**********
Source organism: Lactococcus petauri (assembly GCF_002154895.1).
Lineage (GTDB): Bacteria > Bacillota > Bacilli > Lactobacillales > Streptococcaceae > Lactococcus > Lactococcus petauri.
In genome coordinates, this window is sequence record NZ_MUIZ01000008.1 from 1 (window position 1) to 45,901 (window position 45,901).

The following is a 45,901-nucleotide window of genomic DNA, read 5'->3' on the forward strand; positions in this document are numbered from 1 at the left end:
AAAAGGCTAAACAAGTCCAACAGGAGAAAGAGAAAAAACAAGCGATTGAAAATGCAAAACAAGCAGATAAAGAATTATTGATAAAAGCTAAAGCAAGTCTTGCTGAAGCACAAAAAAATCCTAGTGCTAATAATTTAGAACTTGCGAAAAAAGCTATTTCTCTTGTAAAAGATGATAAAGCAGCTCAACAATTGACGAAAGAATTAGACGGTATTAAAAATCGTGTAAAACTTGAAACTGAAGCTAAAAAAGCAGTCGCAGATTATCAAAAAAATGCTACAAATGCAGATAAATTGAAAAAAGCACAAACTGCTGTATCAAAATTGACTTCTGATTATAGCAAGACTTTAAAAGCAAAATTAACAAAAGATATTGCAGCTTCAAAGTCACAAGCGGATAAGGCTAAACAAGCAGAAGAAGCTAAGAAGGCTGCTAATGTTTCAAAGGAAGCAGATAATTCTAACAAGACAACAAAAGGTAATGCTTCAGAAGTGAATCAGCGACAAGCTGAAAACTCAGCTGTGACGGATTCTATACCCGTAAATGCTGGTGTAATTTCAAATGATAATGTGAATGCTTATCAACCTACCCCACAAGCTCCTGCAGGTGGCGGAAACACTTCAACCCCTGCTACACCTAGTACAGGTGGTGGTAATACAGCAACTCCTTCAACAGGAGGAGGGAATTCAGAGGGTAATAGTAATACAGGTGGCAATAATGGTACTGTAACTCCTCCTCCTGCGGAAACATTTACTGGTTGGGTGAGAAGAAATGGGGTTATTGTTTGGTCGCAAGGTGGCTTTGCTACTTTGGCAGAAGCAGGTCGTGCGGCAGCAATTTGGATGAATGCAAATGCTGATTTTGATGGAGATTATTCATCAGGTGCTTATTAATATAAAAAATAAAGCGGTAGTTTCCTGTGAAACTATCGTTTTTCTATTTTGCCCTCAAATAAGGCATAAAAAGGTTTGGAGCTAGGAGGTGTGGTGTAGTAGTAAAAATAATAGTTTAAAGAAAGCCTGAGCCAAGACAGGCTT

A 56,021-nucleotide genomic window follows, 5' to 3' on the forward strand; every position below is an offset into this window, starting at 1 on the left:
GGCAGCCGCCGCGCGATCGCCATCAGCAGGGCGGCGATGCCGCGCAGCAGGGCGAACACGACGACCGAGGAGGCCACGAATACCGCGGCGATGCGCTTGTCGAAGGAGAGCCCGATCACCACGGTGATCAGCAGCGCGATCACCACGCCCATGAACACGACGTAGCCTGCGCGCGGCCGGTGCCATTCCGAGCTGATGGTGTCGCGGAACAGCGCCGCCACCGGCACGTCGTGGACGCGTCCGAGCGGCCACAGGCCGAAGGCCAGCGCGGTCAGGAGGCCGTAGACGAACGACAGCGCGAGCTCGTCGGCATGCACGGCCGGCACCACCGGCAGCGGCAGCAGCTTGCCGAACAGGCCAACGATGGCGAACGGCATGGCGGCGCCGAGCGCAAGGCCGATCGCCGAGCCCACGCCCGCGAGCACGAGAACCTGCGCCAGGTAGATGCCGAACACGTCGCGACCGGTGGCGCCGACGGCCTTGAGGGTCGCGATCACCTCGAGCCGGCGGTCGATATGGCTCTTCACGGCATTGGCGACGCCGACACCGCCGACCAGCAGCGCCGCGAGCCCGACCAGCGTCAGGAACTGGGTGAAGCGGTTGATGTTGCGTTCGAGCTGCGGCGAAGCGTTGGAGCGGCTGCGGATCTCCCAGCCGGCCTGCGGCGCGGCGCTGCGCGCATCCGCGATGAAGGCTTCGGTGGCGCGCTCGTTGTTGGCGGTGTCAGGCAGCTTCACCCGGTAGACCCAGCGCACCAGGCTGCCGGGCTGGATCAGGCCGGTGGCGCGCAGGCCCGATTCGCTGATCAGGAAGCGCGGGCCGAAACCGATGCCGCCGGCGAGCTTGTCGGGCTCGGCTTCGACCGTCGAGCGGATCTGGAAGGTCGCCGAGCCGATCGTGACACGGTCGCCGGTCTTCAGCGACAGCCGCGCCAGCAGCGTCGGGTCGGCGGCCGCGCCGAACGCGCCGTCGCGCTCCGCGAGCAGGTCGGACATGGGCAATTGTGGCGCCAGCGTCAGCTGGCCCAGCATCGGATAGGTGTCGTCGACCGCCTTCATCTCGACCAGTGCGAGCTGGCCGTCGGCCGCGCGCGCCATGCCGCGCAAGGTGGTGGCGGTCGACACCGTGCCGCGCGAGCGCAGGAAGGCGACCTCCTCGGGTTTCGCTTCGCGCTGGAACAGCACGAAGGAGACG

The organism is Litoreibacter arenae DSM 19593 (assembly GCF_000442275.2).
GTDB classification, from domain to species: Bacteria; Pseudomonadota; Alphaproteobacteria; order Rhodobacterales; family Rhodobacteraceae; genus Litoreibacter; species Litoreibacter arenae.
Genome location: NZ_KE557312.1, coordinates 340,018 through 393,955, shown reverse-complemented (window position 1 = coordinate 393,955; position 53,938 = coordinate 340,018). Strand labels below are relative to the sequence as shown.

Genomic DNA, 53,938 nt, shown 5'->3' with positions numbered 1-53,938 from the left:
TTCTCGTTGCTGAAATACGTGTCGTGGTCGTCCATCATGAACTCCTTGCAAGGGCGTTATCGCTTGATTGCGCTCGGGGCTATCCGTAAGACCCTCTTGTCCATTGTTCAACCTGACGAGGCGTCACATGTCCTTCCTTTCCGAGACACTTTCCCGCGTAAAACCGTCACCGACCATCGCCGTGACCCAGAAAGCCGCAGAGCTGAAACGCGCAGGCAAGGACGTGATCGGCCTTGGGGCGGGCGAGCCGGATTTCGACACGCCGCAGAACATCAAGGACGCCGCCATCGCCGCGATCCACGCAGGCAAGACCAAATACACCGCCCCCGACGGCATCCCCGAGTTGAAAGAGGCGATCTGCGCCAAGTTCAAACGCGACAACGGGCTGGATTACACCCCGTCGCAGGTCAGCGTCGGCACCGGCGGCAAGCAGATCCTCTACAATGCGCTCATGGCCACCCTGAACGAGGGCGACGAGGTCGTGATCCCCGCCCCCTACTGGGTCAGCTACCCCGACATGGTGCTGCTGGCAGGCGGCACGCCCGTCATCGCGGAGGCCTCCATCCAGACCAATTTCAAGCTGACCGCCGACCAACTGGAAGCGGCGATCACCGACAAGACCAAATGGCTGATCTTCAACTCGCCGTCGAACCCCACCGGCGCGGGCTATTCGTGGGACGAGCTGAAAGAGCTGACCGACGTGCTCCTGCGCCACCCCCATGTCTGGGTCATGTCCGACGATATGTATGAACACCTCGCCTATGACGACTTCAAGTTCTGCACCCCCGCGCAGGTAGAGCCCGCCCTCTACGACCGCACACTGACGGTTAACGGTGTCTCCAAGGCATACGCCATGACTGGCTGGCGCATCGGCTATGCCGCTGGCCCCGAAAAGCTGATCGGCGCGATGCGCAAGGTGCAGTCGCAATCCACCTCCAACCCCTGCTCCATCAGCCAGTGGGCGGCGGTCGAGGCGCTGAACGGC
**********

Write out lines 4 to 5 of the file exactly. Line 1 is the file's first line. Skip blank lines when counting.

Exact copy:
The following is a 45,901-nucleotide window of genomic DNA, read 5'->3' on the forward strand; positions in this document are numbered from 1 at the left end:
AAAAGGCTAAACAAGTCCAACAGGAGAAAGAGAAAAAACAAGCGATTGAAAATGCAAAACAAGCAGATAAAGAATTATTGATAAAAGCTAAAGCAAGTCTTGCTGAAGCACAAAAAAATCCTAGTGCTAATAATTTAGAACTTGCGAAAAAAGCTATTTCTCTTGTAAAAGATGATAAAGCAGCTCAACAATTGACGAAAGAATTAGACGGTATTAAAAATCGTGTAAAACTTGAAACTGAAGCTAAAAAAGCAGTCGCAGATTATCAAAAAAATGCTACAAATGCAGATAAATTGAAAAAAGCACAAACTGCTGTATCAAAATTGACTTCTGATTATAGCAAGACTTTAAAAGCAAAATTAACAAAAGATATTGCAGCTTCAAAGTCACAAGCGGATAAGGCTAAACAAGCAGAAGAAGCTAAGAAGGCTGCTAATGTTTCAAAGGAAGCAGATAATTCTAACAAGACAACAAAAGGTAATGCTTCAGAAGTGAATCAGCGACAAGCTGAAAACTCAGCTGTGACGGATTCTATACCCGTAAATGCTGGTGTAATTTCAAATGATAATGTGAATGCTTATCAACCTACCCCACAAGCTCCTGCAGGTGGCGGAAACACTTCAACCCCTGCTACACCTAGTACAGGTGGTGGTAATACAGCAACTCCTTCAACAGGAGGAGGGAATTCAGAGGGTAATAGTAATACAGGTGGCAATAATGGTACTGTAACTCCTCCTCCTGCGGAAACATTTACTGGTTGGGTGAGAAGAAATGGGGTTATTGTTTGGTCGCAAGGTGGCTTTGCTACTTTGGCAGAAGCAGGTCGTGCGGCAGCAATTTGGATGAATGCAAATGCTGATTTTGATGGAGATTATTCATCAGGTGCTTATTAATATAAAAAATAAAGCGGTAGTTTCCTGTGAAACTATCGTTTTTCTATTTTGCCCTCAAATAAGGCATAAAAAGGTTTGGAGCTAGGAGGTGTGGTGTAGTAGTAAAAATAATAGTTTAAAGAAAGCCTGAGCCAAGACAGGCTT